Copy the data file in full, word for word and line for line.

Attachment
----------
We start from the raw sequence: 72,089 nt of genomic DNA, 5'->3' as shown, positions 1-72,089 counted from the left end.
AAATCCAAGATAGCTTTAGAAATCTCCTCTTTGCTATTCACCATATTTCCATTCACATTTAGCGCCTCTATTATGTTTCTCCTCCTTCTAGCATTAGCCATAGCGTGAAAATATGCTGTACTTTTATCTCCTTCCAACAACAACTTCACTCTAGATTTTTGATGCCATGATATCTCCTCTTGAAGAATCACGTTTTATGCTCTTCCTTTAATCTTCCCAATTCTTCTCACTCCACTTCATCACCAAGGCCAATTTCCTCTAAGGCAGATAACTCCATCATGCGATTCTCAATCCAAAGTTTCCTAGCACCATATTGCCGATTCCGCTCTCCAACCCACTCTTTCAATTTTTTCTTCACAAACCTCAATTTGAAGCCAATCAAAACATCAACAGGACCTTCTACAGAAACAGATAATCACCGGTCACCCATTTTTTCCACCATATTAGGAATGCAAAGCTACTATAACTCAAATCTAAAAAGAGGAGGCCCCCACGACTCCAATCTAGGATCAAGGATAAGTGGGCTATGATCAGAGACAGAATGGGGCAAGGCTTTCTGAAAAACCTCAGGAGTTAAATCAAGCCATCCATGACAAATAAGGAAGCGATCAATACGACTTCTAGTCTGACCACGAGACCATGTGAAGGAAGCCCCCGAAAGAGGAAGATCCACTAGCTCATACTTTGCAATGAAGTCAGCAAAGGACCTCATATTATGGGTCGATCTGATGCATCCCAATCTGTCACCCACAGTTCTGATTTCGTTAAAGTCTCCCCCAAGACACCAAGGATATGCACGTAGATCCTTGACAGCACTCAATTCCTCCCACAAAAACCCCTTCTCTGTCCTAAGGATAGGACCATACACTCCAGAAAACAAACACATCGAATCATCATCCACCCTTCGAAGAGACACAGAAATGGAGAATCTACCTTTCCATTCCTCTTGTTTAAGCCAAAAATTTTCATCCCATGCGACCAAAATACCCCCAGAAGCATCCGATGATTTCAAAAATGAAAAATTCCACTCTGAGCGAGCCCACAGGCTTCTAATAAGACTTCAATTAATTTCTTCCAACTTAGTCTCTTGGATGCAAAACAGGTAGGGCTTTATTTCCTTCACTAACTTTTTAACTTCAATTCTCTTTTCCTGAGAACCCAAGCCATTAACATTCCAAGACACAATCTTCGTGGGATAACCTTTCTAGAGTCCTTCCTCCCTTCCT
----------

We start from the raw sequence: 72,089 nt of genomic DNA, 5'->3' as shown, positions 1-72,089 counted from the left end.
AAATCCAAGATAGCTTTAGAAATCTCCTCTTTGCTATTCACCATATTTCCATTCACATTTAGCGCCTCTATTATGTTTCTCCTCCTTCTAGCATTAGCCATAGCGTGAAAATATGCTGTACTTTTATCTCCTTCCAACAACAACTTCACTCTAGATTTTTGATGCCATGATATCTCCTCTTGAAGAATCACGTTTTATGCTCTTCCTTTAATCTTCCCAATTCTTCTCACTCCACTTCATCACCAAGGCCAATTTCCTCTAAGGCAGATAACTCCATCATGCGATTCTCAATCCAAAGTTTCCTAGCACCATATTGCCGATTCCGCTCTCCAACCCACTCTTTCAATTTTTTCTTCACAAACCTCAATTTGAAGCCAATCAAAACATCAACAGGACCTTCTACAGAAACAGATAATCACCGGTCACCCATTTTTTCCACCATATTAGGAATGCAAAGCTACTATAACTCAAATCTAAAAAGAGGAGGCCCCCACGACTCCAATCTAGGATCAAGGATAAGTGGGCTATGATCAGAGACAGAATGGGGCAAGGCTTTCTGAAAAACCTCAGGAGTTAAATCAAGCCATCCATGACAAATAAGGAAGCGATCAATACGACTTCTAGTCTGACCACGAGACCATGTGAAGGAAGCCCCCGAAAGAGGAAGATCCACTAGCTCATACTTTGCAATGAAGTCAGCAAAGGACCTCATATTATGGGTCGATCTGATGCATCCCAATCTGTCACCCACAGTTCTGATTTCGTTAAAGTCTCCCCCAAGACACCAAGGATATGCACGTAGATCCTTGACAGCACTCAATTCCTCCCACAAAAACCCCTTCTCTGTCCTAAGGATAGGACCATACACTCCAGAAAACAAACACATCGAATCATCATCCACCCTTCGAAGAGACACAGAAATGGAGAATCTACCTTTCCATTCCTCTTGTTTAAGCCAAAAATTTTCATCCCATGCGACCAAAATACCCCCAGAAGCATCCGATGATTTCAAAAATGAAAAATTCCACTCTGAGCGAGCCCACAGGCTTCTAATAAGACTTCAATTAATTTCTTCCAACTTAGTCTCTTGGATGCAAAACAGGTAGGGCTTTATTTCCTTCACTAACTTTTTAACTTCAATTCTCTTTTCCTGAGAACCCAAGCCATTAACATTCCAAGACACAATCTTCGTGGGATAACCTTTCTAGAGTCCTTCCTCCCTTCCT